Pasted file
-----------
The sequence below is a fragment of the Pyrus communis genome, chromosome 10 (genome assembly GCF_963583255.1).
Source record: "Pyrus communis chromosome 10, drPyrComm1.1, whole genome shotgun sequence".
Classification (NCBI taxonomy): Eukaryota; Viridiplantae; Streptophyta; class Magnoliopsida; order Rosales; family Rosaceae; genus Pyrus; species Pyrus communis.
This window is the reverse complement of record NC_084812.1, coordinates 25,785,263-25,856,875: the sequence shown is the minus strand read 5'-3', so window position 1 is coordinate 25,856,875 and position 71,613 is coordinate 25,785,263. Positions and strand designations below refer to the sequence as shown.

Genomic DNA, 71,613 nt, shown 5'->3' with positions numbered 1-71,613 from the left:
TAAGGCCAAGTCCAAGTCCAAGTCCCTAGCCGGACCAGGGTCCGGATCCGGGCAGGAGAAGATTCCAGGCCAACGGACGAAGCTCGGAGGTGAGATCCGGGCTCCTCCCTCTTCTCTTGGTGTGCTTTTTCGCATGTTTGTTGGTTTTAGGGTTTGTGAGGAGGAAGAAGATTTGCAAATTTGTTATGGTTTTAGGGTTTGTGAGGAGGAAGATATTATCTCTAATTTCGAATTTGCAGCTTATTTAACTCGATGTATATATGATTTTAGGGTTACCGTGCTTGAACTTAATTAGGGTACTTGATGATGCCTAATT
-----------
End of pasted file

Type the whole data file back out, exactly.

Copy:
The sequence below is a fragment of the Pyrus communis genome, chromosome 10 (genome assembly GCF_963583255.1).
Source record: "Pyrus communis chromosome 10, drPyrComm1.1, whole genome shotgun sequence".
Classification (NCBI taxonomy): Eukaryota; Viridiplantae; Streptophyta; class Magnoliopsida; order Rosales; family Rosaceae; genus Pyrus; species Pyrus communis.
This window is the reverse complement of record NC_084812.1, coordinates 25,785,263-25,856,875: the sequence shown is the minus strand read 5'-3', so window position 1 is coordinate 25,856,875 and position 71,613 is coordinate 25,785,263. Positions and strand designations below refer to the sequence as shown.

Genomic DNA, 71,613 nt, shown 5'->3' with positions numbered 1-71,613 from the left:
TAAGGCCAAGTCCAAGTCCAAGTCCCTAGCCGGACCAGGGTCCGGATCCGGGCAGGAGAAGATTCCAGGCCAACGGACGAAGCTCGGAGGTGAGATCCGGGCTCCTCCCTCTTCTCTTGGTGTGCTTTTTCGCATGTTTGTTGGTTTTAGGGTTTGTGAGGAGGAAGAAGATTTGCAAATTTGTTATGGTTTTAGGGTTTGTGAGGAGGAAGATATTATCTCTAATTTCGAATTTGCAGCTTATTTAACTCGATGTATATATGATTTTAGGGTTACCGTGCTTGAACTTAATTAGGGTACTTGATGATGCCTAATT